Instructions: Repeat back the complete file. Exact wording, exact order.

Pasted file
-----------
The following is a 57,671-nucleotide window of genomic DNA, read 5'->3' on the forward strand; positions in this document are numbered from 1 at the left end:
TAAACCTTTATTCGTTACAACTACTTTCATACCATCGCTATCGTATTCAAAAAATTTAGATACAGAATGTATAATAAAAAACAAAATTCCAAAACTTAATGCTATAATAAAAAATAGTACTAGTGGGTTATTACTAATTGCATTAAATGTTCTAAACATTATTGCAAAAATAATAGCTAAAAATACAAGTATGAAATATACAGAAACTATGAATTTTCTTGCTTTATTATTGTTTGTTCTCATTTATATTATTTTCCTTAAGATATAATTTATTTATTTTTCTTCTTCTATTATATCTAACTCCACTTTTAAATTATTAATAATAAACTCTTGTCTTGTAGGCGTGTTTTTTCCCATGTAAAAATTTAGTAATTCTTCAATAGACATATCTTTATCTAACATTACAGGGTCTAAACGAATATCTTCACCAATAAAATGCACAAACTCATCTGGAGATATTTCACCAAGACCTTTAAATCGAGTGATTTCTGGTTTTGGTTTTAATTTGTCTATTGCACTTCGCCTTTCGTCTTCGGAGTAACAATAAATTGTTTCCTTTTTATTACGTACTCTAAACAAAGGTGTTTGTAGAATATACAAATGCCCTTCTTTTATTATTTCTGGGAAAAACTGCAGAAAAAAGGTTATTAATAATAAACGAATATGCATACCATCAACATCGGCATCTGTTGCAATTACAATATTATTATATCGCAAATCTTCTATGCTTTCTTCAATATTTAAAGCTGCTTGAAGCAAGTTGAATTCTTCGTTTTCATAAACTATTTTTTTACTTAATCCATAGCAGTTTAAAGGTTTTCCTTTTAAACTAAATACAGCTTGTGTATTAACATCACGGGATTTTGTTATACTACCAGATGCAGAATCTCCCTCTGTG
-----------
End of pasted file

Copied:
The following is a 57,671-nucleotide window of genomic DNA, read 5'->3' on the forward strand; positions in this document are numbered from 1 at the left end:
TAAACCTTTATTCGTTACAACTACTTTCATACCATCGCTATCGTATTCAAAAAATTTAGATACAGAATGTATAATAAAAAACAAAATTCCAAAACTTAATGCTATAATAAAAAATAGTACTAGTGGGTTATTACTAATTGCATTAAATGTTCTAAACATTATTGCAAAAATAATAGCTAAAAATACAAGTATGAAATATACAGAAACTATGAATTTTCTTGCTTTATTATTGTTTGTTCTCATTTATATTATTTTCCTTAAGATATAATTTATTTATTTTTCTTCTTCTATTATATCTAACTCCACTTTTAAATTATTAATAATAAACTCTTGTCTTGTAGGCGTGTTTTTTCCCATGTAAAAATTTAGTAATTCTTCAATAGACATATCTTTATCTAACATTACAGGGTCTAAACGAATATCTTCACCAATAAAATGCACAAACTCATCTGGAGATATTTCACCAAGACCTTTAAATCGAGTGATTTCTGGTTTTGGTTTTAATTTGTCTATTGCACTTCGCCTTTCGTCTTCGGAGTAACAATAAATTGTTTCCTTTTTATTACGTACTCTAAACAAAGGTGTTTGTAGAATATACAAATGCCCTTCTTTTATTATTTCTGGGAAAAACTGCAGAAAAAAGGTTATTAATAATAAACGAATATGCATACCATCAACATCGGCATCTGTTGCAATTACAATATTATTATATCGCAAATCTTCTATGCTTTCTTCAATATTTAAAGCTGCTTGAAGCAAGTTGAATTCTTCGTTTTCATAAACTATTTTTTTACTTAATCCATAGCAGTTTAAAGGTTTTCCTTTTAAACTAAATACAGCTTGTGTATTAACATCACGGGATTTTGTTATACTACCAGATGCAGAATCTCCCTCTGTG